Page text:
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Basically, I'm wondering how it is actually efficient here.

Sample code:

void GetItems()
{
    foreach (var item in items)
        myObservableCollection.Add(item);
}

Won't this fire off the CollectionChanged event every time causing the UI to have to refresh everytime? Or does it do it so that it waits til the GetItems function is done?

Basically, it seems that WPF handles it very well, and I'm wondering how they did that.

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3 Answers 3

up vote 3 down vote accepted

The event will fire for every change.

The GUI does not have to react and refresh every time, it can postpone that.
I know WinForms will optimize this, I think WPF has a similar approach.

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So basically the code that runs and updates the GUI is doing the performance optimization. –  michael Oct 3 '11 at 15:04
2  
Yes. WinForms just Invalidates a Control when you change a property and only repaints it when the Event queue runs empty. –  Henk Holterman Oct 3 '11 at 15:06
1  
In WPF, each CollectionChanged event pushes a frame onto the main thread's Dispatcher queue; when the dispatcher gets around to it, it will Invoke a binding update from the source value. So really, the user never notices any slowdown or unresponsiveness if there are a lot of change notifications to process; it just means that a particular control may display stale data for a tiny bit longer until its turn to be processed. –  Aphex Oct 3 '11 at 15:22

Optimizing Performance: Data Binding provides some background on how data bindings are resolved, including the performance implications of different items sources. Take a look at the Binding to an ItemsSource section.

Consider a scenario in which you have a CLR List object that holds a list of employees that you want to display in a ListBox. To create a correspondence between these two objects, you would bind your employee list to the ItemsSource property of the ListBox. However, suppose you have a new employee joining your group. You might think that in order to insert this new person into your bound ListBox values, you would simply add this person to your employee list and expect this change to be recognized by the data binding engine automatically.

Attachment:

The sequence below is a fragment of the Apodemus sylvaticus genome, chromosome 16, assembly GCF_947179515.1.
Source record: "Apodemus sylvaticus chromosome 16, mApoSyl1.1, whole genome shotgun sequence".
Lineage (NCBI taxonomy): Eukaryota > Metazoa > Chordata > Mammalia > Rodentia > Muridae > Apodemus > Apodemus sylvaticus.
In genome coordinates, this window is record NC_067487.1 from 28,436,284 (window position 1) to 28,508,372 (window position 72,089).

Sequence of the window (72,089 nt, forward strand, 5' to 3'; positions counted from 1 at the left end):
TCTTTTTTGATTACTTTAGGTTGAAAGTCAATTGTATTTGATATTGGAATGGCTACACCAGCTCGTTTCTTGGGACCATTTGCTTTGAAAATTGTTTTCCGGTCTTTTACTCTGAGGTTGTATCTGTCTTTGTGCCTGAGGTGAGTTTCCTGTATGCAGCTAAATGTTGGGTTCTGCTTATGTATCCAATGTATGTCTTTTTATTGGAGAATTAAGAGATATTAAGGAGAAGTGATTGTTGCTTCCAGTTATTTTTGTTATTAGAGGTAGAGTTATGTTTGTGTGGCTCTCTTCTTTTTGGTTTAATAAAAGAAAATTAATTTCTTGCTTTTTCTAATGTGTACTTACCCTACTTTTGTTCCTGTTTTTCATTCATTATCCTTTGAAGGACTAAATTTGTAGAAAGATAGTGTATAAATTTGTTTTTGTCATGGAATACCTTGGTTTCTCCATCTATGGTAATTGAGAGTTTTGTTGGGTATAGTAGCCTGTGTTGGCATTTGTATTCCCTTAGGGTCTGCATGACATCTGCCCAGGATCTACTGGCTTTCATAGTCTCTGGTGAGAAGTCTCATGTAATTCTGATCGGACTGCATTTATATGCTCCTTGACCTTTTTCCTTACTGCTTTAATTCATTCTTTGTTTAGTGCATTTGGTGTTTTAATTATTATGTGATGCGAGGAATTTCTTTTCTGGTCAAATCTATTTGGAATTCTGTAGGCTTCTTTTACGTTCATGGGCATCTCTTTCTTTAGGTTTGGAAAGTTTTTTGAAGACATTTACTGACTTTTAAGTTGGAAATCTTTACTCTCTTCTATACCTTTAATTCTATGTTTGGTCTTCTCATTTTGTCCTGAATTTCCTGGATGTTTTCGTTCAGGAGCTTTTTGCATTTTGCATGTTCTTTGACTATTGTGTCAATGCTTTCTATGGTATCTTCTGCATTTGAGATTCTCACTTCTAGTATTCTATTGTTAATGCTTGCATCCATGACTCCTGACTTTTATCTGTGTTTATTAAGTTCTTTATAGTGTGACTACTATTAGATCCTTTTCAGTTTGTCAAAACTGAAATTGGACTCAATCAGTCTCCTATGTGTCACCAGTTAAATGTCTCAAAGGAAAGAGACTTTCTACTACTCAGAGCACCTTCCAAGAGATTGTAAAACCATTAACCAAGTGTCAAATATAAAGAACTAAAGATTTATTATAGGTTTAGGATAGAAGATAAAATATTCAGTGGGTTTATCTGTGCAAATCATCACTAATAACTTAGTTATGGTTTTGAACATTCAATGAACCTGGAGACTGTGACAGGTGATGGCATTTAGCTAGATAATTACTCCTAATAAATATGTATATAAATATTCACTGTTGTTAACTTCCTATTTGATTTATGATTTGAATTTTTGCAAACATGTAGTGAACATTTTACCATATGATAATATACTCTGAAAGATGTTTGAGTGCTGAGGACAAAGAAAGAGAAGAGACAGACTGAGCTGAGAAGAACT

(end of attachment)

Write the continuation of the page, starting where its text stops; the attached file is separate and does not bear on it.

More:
That assumption would prove false; in actuality, the change will not be reflected in the ListBox automatically. This is because the CLR List object does not automatically raise a collection changed event. In order to get the ListBox to pick up the changes, you would have to recreate your list of employees and re-attach it to the ItemsSource property of the ListBox. While this solution works, it introduces a huge performance impact. Each time you reassign the ItemsSource of ListBox to a new object, the ListBox first throws away its previous items and regenerates its entire list. The performance impact is magnified if your ListBox maps to a complex DataTemplate.

A very efficient solution to this problem is to make your employee list an ObservableCollection. An ObservableCollection object raises a change notification which the data binding engine can receive. The event adds or removes an item from an ItemsControl without the need to regenerate the entire list.

Update time for 1 item (ms)

  • To a CLR List object = 1656 ms
  • To an ObservableCollection = 20 ms

WPF never binds directly to a collection. If you specify a collection as a binding source, WPF actually binds to the collection's default view.

A collection view is a layer on top of a binding source collection that allows you to navigate and display the source collection based on sort, filter, and group queries, without having to change the underlying source collection itself. A collection view also maintains a pointer to the current item in the collection. If the source collection implements the INotifyCollectionChanged interface, the changes raised by the CollectionChanged event are propagated to the views.

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If you want to see how often the UI requests the fresh results expose it as a public property and put a debug line in the get (assessor) of the public property for myObservableCollection.

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